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James E. Bossert, John D. Sheaffer, and Elmar R. Reiter

Abstract

Mountaintop data from remote stations in the central Rocky Mountains have been used to analyze terrain-induced regional (meso-β to meso-α) scale circulation patterns. The circulation consists of a diurnally oscillating wind regime, varying between daytime inflow toward, and nocturnal outflow from, the highest terrain. Both individual case days and longer term averages reveal these circulation characteristics. The persistence and broadscale organization of nocturnal outflow at mountaintop, well removed from valley drainage processes, demonstrates that this flow is part of a distinct regime within the hierarchy of terrain-induced wind systems.

The diurnal cycle of summertime convective storm development imparts a strong influence upon regional-scale circulation patterns. Subcloud cooling processes, associated with deep moist convection, alter the circulation by producing early and abrupt shifts in the regional winds from an inflow to outflow direction. These wind events occur frequently when moist conditions prevail over the central Rocky Mountains. Atmospheric soundings suggest that significant differences occur in the vertical profile of the topographically influenced layer, depending upon the dominant role of either latent or radiative forcing.

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Daniel N. Shoemaker, William M. Gray, and John D. Sheaffer

Abstract

This report examines the impact of synoptic reconnaissance by United States Air Force aircraft on the accuracy of tropical cyclone motion forecasts. Synoptic reconnaissance missions were requested for the purpose of collecting data on atmospheric conditions in proximity to developed cyclones at levels and locations which were assumed to govern the future motion of each storm. The results presented here suggest that synoptic reconnaissance data contributed to improved JTWC motion forecasts. Data include results for cyclone-motion forecasts aided by 63 synoptic missions in the western North Pacific during the 1983–86 seasons. Position errors were analyzed for approximately 200 motion forecasts for 24-, 48-, and 72-h movements following the synoptic missions as well as for forecast errors for predictions without synoptic reconnaissance data. Inspection of the storm tracks for which synoptic missions were flown indicated that the reconnaissance-assisted forecasts were for forecasting situations which were typically as difficult as those which occurred for the average forecast.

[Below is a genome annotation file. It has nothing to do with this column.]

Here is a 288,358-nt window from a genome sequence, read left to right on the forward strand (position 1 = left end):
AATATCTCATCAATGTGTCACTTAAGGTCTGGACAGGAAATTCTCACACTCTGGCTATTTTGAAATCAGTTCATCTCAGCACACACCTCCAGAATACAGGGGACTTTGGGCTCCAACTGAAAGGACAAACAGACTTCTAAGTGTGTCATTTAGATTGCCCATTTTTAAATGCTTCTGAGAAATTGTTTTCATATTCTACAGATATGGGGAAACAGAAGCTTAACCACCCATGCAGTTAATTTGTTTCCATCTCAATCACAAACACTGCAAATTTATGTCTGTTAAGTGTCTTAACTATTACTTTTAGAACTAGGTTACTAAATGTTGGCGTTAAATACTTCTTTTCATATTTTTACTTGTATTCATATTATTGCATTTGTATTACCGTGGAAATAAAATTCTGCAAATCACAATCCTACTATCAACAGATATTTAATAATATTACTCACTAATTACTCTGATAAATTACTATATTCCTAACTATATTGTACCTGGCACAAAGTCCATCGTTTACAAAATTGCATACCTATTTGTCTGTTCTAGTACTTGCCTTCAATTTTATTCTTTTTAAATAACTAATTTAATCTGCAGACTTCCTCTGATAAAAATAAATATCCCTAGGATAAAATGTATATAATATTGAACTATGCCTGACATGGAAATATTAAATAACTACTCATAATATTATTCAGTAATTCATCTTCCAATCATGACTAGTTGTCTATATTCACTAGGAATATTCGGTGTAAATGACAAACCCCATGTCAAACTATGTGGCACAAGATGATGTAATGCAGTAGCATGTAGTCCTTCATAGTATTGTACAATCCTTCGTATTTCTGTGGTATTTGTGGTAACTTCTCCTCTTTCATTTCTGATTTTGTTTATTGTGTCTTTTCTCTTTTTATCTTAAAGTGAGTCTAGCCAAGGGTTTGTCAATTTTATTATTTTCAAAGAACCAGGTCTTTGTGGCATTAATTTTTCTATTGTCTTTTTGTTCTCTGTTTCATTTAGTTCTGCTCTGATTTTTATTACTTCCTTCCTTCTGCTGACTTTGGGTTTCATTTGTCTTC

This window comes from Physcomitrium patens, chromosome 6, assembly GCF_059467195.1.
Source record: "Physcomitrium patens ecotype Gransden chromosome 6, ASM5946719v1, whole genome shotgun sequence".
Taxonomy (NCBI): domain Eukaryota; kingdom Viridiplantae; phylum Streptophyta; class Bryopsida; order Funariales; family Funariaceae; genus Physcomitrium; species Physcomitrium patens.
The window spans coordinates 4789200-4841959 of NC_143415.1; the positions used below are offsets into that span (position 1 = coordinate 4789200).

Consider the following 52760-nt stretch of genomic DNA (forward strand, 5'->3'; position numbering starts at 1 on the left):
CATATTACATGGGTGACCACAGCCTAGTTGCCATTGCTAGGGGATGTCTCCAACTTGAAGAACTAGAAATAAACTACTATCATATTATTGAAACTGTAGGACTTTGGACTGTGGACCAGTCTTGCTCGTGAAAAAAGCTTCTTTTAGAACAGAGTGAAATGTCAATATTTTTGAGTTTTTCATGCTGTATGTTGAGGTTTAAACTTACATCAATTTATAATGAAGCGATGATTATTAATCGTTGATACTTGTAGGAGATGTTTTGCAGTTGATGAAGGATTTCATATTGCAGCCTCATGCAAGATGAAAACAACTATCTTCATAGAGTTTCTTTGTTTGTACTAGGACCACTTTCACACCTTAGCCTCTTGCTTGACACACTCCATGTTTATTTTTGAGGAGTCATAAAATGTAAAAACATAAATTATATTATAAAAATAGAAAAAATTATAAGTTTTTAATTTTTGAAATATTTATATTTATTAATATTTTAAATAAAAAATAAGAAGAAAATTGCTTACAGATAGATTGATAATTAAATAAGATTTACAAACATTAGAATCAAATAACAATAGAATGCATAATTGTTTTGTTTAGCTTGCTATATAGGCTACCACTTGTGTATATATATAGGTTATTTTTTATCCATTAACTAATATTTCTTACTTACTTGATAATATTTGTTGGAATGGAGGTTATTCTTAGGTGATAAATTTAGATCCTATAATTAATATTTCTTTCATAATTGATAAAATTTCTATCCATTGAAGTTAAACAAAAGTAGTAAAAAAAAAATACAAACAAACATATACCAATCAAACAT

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Elmar R. Reiter, John D. Sheaffer, James E. Bossert, Richard C. Fleming, William E. Clements, J. T. Lee, Sumner Barr, John A. Archuleta, and Donald E. Hoard

During the late summer of 1985 a field experiment was conducted to investigate mountaintop winds over a broad area of the Rocky Mountains extending from south central Wyoming through northern New Mexico. The principal motivation for this experiment was to further investigate an unexpectedly strong and potentially important wind cycle observed at mountaintop in north central Colorado during August 1984. These winds frequently exhibited nocturnal maxima of 20 to 30 m · s−1 from southeasterly directions and often persisted for eight to ten hours. It appears that these winds originate as outflow from intense mesoscale convective systems that form daily over highland areas along the Continental Divide. However, details of the spatial extent and variability of these winds could not be determined from “routine” regional weather data that are mostly collected in valleys. Although synoptic conditions during much of the 1985 experiment period did not favor diurnally recurring convection over the study area, sufficient data were obtained to verify the regional-scale organization of strong convective outflow at mountaintop elevations. In addition, the usefulness and feasibility of a mountain-peak weather-data network for routine synoptic analysis is demonstrated.

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